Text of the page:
Agroecology Knowledge Hub

Diversity: diversification is key to agroecological transitions to ensure food security and nutrition while conserving, protecting and enhancing natural resources

Agroecological systems are highly diverse. From a biological perspective, agroecological systems optimize the diversity of species and genetic resources in different ways. For example, agroforestry systems organize crops, shrubs, livestock and trees of different heights and shapes at different levels or strata, increasing vertical diversity. Intercropping combines complementary species to increase spatial diversity. Crop rotations, often including legumes, increase temporal diversity. Crop–livestock systems rely on the diversity of local breeds adapted to specific environments. In the aquatic world, traditional fish polyculture farming, Integrated Multi-Trophic Aquaculture (IMTA) or rotational crop-fish systems follow the same principles to maximising diversity.

Increasing biodiversity contributes to a range of production, socio-economic, nutrition and environmental benefits. By planning and managing diversity, agroecological approaches enhance the provisioning of ecosystem services, including pollination and soil health, upon which agricultural production depends. Diversification can increase productivity and resource-use efficiency by optimizing biomass and water harvesting.

Agroecological diversification also strengthens ecological and socio-economic resilience, including by creating new market opportunities. For example, crop and animal diversity reduces the risk of failure in the face of climate change. Mixed grazing by different species of ruminants reduces health risks from parasitism, while diverse local species or breeds have greater abilities to survive, produce and maintain reproduction levels in harsh environments. In turn, having a variety of income sources from differentiated and new markets, including diverse products, local food processing and agritourism, helps to stabilize household incomes.

Consuming a diverse range of cereals, pulses, fruits, vegetables and animal-source products contributes to improved nutritional outcomes. Moreover, the genetic diversity of different varieties, breeds and species is important in contributing macronutrients, micronutrients and other bioactive compounds to human diets. For example, in Micronesia, reintroducing an underutilized traditional variety of orange-fleshed banana with 50 times more beta-carotene than the widely available commercial white-fleshed banana proved instrumental in improving health and nutrition.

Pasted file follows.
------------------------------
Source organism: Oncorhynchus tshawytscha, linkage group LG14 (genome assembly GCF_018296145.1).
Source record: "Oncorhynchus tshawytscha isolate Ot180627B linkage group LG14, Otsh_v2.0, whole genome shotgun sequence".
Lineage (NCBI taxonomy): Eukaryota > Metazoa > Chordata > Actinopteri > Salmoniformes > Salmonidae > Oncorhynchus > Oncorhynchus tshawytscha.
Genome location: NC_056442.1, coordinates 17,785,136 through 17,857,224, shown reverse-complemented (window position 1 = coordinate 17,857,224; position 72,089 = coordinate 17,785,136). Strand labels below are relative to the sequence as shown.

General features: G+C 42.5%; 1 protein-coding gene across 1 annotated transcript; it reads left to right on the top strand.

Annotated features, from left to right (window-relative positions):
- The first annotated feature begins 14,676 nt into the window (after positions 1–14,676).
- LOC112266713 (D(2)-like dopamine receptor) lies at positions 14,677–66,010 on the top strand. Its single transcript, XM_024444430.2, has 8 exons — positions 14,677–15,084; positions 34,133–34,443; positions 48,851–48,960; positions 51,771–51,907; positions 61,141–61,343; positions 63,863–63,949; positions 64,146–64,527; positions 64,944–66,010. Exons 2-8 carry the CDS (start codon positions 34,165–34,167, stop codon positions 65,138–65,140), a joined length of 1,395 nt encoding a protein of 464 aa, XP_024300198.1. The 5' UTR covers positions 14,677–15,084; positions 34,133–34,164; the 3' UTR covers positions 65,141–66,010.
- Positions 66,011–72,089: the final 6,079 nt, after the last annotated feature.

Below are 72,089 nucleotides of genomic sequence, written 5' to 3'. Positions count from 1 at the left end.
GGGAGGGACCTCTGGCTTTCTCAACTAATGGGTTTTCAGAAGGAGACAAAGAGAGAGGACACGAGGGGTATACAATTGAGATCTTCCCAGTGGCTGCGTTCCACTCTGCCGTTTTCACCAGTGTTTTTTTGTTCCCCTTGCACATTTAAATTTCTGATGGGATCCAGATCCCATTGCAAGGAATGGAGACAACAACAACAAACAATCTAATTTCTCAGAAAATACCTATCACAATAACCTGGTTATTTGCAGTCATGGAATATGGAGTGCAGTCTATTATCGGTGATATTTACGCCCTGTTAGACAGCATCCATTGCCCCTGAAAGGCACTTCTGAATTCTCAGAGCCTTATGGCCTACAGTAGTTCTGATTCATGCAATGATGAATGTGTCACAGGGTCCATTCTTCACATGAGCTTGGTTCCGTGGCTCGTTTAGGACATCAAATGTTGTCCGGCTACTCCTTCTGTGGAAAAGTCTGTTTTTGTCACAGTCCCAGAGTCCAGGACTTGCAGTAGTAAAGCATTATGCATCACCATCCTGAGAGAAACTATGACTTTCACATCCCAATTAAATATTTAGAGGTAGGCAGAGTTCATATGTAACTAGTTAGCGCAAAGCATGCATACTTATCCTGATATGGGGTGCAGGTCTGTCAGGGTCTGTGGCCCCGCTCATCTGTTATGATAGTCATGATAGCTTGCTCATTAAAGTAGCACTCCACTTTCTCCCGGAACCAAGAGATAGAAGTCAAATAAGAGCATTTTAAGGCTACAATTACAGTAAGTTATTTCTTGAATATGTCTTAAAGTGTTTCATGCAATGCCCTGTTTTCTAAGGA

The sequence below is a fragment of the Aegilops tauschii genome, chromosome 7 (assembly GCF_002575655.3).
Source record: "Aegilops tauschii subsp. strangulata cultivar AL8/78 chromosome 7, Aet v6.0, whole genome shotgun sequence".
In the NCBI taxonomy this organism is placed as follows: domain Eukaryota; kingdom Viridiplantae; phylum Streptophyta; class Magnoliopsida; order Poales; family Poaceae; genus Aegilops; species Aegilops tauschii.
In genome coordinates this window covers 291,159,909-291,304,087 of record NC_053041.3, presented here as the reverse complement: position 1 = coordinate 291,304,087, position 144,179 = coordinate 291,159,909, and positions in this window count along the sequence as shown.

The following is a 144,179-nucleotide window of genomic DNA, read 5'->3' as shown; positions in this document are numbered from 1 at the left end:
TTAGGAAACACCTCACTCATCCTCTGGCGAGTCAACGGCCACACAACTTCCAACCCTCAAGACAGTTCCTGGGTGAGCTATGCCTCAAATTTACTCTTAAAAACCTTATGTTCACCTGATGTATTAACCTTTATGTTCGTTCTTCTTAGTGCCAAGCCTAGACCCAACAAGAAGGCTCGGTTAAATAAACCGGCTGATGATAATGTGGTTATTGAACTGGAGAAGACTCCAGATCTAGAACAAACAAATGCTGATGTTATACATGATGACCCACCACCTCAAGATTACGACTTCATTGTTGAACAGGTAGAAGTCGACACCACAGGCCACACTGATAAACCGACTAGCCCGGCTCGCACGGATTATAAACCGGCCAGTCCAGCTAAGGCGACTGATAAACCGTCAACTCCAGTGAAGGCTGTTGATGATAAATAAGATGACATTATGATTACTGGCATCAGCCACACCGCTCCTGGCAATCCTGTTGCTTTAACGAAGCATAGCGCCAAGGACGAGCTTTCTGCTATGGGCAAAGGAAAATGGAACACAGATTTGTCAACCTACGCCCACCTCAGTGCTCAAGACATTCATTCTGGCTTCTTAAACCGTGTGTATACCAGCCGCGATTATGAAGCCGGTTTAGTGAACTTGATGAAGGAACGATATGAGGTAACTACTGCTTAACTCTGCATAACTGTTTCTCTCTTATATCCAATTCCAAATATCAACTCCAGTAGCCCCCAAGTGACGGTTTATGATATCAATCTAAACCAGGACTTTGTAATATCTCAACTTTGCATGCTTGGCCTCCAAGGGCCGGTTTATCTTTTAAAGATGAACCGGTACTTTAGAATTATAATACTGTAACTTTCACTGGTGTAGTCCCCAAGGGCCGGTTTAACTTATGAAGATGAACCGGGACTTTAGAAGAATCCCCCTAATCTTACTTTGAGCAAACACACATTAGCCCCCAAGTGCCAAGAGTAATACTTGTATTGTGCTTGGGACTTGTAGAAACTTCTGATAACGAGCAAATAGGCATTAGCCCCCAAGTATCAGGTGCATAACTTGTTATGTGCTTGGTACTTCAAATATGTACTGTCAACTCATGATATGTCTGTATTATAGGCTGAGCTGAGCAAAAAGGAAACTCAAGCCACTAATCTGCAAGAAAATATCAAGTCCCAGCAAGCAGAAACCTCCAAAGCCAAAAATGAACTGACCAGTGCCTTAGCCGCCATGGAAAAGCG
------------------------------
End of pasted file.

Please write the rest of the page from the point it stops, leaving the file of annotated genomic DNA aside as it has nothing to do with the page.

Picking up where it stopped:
At the global level, three cereal crops provide close to 50 percent of all calories consumed, while the genetic diversity of crops, livestock, aquatic animals and trees continues to be rapidly lost. Agroecology can help reverse these trends by managing and conserving agro-biodiversity, and responding to the increasing demand for a diversity of products that are eco-friendly. One such example is ‘fish-friendly’ rice produced from irrigated, rainfed and deepwater rice ecosystems, which values the diversity of aquatic species and their importance for rural livelihoods.


The National Institute of Agricultural Technology (INTA) of Argentina organizes a cycle of 11 virtual meetings on agroecology through Instagram. The meetings are happening every Thursday from 18:00 to 19:30 (GMT-3). A special issue on "Agroecology at FAO" will be held on 30 June 2020 at 16:00 (GMT-3) with the participation of Anne...
The webinar of the FAO Technical network on Sustainable Crop Prodcution and Agroecology will discuss current knowledge concerning the potential use of agroecological approaches in the fall armyworm (FAW) response, highlighting experiences from parts of Africa, South America and South Asia. Agroecological approaches offer culturally appropriate, low cost options for...
Brazil - India - Malawi - Zambia
The Latin American Scientific Society of Agroecology (SOCLA), announces the VIII Latin American Congress of Agroecology under the theme "Agroecology. Latin American identity weaving the territory: urgent transformations for life". It will take place online on November 25, 26 and 27, 2020, under the coordination of the Organizing Commission of...
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